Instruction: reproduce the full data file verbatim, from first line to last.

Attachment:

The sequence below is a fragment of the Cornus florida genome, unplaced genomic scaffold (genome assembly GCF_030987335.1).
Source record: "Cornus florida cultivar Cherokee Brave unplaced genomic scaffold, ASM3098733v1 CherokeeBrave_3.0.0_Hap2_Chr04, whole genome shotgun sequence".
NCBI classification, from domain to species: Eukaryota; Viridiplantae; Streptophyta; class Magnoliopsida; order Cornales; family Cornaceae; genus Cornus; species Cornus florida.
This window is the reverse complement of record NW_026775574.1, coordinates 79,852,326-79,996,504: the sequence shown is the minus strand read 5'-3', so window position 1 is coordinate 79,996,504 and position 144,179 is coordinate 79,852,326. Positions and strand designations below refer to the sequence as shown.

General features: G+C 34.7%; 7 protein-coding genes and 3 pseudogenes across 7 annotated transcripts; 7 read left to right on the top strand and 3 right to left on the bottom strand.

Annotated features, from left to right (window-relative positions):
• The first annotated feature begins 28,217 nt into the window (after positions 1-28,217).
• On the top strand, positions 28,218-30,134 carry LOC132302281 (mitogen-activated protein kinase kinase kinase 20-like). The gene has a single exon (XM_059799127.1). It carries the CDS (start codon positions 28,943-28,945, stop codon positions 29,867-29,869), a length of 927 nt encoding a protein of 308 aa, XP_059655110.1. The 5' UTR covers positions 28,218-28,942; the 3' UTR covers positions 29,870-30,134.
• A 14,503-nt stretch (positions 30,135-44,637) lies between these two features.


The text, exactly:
The sequence below is a fragment of the Cornus florida genome, unplaced genomic scaffold (genome assembly GCF_030987335.1).
Source record: "Cornus florida cultivar Cherokee Brave unplaced genomic scaffold, ASM3098733v1 CherokeeBrave_3.0.0_Hap2_Chr04, whole genome shotgun sequence".
NCBI classification, from domain to species: Eukaryota; Viridiplantae; Streptophyta; class Magnoliopsida; order Cornales; family Cornaceae; genus Cornus; species Cornus florida.
This window is the reverse complement of record NW_026775574.1, coordinates 79,852,326-79,996,504: the sequence shown is the minus strand read 5'-3', so window position 1 is coordinate 79,996,504 and position 144,179 is coordinate 79,852,326. Positions and strand designations below refer to the sequence as shown.

General features: G+C 34.7%; 7 protein-coding genes and 3 pseudogenes across 7 annotated transcripts; 7 read left to right on the top strand and 3 right to left on the bottom strand.

Annotated features, from left to right (window-relative positions):
• The first annotated feature begins 28,217 nt into the window (after positions 1-28,217).
• On the top strand, positions 28,218-30,134 carry LOC132302281 (mitogen-activated protein kinase kinase kinase 20-like). The gene has a single exon (XM_059799127.1). It carries the CDS (start codon positions 28,943-28,945, stop codon positions 29,867-29,869), a length of 927 nt encoding a protein of 308 aa, XP_059655110.1. The 5' UTR covers positions 28,218-28,942; the 3' UTR covers positions 29,870-30,134.
• A 14,503-nt stretch (positions 30,135-44,637) lies between these two features.